As a student, I remember watching reruns of "Star Trek" in my college dormitory with other University of California matriculates, and yes, I was a bit of a geek for sure! My favorite phrase uttered episode after episode was, "Kirk to Enterprise. Come in, Enterprise," and with a simple flick of the wrist, a well-equipped Federation personnel would "beam" Captain Kirk back to Enterprise from wherever he was. Maybe Gene Roddenberry and the other geniuses behind the 1960s hit were really technology gurus and visionaries. Think about it; Captain Kirk talking directly to someone on another space vessel, or even in another galaxy, via a live connection on a wide screen display. Does this remind you of Cisco TelePresence perhaps? What about the electronic "pads" the yeoman was always handing to Captain Kirk to sign-off on. Did Steve Jobs have that vision in mind as he fleshed out the first iPad design? Maybe the most prescient device on the show was the communicator. Could it have been a precursor to today's smartphone? I don't think Roddenberry, even in his wildest dreams, imagined the direction of today's smartphones; a device powerful enough to allow users to play word games with friends while talking to their mother and searching a website for a great place for sushi. Interestingly enough, it was Canada where both of these wonders were born.
The smart phone revolution was of course pioneered by Canadian giant Research In Motion (RIM), and I'm not sure not even the company's corporate strategists could have foreseen how deep the insertion would be when Blackberry first hit the market. The term "CrackBerry" snidely referred to those individuals who, even with a crowbar, couldn't be separated from their BlackBerry devices. RIM enjoyed a tremendous advantage in being first to market, and their legions of converts who eagerly consumed everything BlackBerry were harbingers of a new era of business mobility. The days of "out of office" greetings were numbered as any smart, aggressive organization knew that if they were more accessible to their customers and prospects the likelihood of closing business and creating agile customer service was astronomically better than those not embracing the mobility trend.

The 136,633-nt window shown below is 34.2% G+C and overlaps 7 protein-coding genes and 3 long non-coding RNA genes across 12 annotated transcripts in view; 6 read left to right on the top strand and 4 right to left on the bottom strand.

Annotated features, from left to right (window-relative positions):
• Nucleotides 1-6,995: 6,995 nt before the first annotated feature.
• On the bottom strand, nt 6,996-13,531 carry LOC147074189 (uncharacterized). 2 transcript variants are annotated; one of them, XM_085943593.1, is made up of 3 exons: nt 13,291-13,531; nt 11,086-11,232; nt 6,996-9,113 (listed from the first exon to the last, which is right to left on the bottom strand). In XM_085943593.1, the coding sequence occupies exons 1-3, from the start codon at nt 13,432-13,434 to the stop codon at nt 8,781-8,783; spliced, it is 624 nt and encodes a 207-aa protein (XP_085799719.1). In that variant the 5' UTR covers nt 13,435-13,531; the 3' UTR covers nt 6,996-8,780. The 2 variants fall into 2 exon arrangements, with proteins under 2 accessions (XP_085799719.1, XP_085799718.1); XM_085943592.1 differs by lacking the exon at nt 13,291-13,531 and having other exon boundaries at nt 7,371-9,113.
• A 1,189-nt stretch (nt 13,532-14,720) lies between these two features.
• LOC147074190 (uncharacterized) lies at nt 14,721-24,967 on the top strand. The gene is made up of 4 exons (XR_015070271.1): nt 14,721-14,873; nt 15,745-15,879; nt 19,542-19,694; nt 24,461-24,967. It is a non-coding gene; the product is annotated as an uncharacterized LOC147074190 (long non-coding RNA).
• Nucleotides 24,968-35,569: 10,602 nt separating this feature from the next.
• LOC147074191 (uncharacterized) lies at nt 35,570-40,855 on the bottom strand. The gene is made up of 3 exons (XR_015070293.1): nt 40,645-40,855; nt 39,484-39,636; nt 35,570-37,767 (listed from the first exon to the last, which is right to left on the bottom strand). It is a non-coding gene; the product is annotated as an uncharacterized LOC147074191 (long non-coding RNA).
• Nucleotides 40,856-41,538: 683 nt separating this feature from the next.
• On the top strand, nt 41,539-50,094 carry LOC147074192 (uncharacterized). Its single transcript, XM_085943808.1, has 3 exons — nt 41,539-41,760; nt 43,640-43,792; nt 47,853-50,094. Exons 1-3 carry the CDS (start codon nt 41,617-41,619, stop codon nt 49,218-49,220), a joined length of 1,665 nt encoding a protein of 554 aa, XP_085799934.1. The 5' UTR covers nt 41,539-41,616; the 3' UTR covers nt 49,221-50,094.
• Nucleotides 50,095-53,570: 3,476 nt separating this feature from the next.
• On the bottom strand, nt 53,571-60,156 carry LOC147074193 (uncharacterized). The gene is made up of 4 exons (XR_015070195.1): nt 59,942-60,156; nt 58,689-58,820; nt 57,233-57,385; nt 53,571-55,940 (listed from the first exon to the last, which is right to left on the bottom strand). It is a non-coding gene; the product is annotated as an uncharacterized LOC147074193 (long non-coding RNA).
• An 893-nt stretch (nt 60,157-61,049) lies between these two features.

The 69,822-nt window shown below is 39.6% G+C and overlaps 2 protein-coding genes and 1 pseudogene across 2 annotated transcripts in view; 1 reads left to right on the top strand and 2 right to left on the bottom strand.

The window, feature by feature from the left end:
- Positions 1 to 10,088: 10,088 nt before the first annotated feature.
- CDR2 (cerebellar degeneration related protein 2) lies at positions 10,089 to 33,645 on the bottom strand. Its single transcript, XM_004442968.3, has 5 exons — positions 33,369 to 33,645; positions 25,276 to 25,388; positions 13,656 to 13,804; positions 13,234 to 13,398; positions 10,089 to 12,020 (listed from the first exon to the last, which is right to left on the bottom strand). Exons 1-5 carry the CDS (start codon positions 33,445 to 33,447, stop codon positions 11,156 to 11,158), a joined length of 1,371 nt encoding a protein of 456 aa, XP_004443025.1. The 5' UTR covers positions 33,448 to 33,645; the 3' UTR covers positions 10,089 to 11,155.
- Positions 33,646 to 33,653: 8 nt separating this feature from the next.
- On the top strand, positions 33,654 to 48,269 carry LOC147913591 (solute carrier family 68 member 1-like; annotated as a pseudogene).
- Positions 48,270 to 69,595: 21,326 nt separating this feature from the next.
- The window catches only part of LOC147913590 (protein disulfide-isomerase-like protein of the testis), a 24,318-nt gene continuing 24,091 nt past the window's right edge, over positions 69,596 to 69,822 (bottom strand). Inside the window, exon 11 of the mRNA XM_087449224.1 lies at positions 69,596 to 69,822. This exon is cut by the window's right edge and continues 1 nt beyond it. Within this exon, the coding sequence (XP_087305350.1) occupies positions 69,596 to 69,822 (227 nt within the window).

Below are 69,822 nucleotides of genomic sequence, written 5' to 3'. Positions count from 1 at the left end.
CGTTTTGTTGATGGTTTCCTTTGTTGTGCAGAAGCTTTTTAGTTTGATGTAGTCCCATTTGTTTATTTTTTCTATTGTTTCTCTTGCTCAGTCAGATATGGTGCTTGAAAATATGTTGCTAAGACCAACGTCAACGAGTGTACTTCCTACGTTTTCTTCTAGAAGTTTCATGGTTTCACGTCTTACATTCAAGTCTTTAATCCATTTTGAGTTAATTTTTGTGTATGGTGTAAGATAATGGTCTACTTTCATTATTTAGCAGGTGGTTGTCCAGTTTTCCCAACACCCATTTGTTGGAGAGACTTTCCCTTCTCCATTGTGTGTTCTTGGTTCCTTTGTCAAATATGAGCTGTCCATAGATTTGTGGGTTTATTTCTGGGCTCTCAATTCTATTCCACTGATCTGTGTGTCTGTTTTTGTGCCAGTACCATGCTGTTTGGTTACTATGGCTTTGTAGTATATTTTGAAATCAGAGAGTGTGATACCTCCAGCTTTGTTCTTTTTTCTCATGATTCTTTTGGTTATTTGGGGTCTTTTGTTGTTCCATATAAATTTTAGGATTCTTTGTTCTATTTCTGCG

In the case of business, as well as in the wild, the hunter often becomes the hunted. Even though RIM had a pretty strong foothold on the fledgling market, others soon came to dislodge the leader from the mountaintop. Even PDA makers such as Palm, Inc.,with their Treo devices, jumped into the fray after seeing their product was becoming obsolete. Soon others with new operating systems like the Apple iPhone and the Google-backed Android device were introduced to the market. Of course, it wouldn't really be a party without Microsoft, who has been trying to crack the smartphone and mobility market for several years with their Windows Phone. Though lagging behind in feature set, the Windows Phone was thought to have a slight advantage in ease of incorporation into full Windows-based environments. However the comparative ease of the competition to do the same, as well as weaker Windows Phone feature sets, kept Microsoft on the outside looking in for the most part; until now. Industry watchers are carefully keeping an eye on the next iteration of the Windows Phone operating system, Windows Phone 8. Microsoft has placed some heavy bets on this product touting the seamless user interface between the phone and the desktop or laptop. Time will tell whether this strategy will be a winner or a disaster.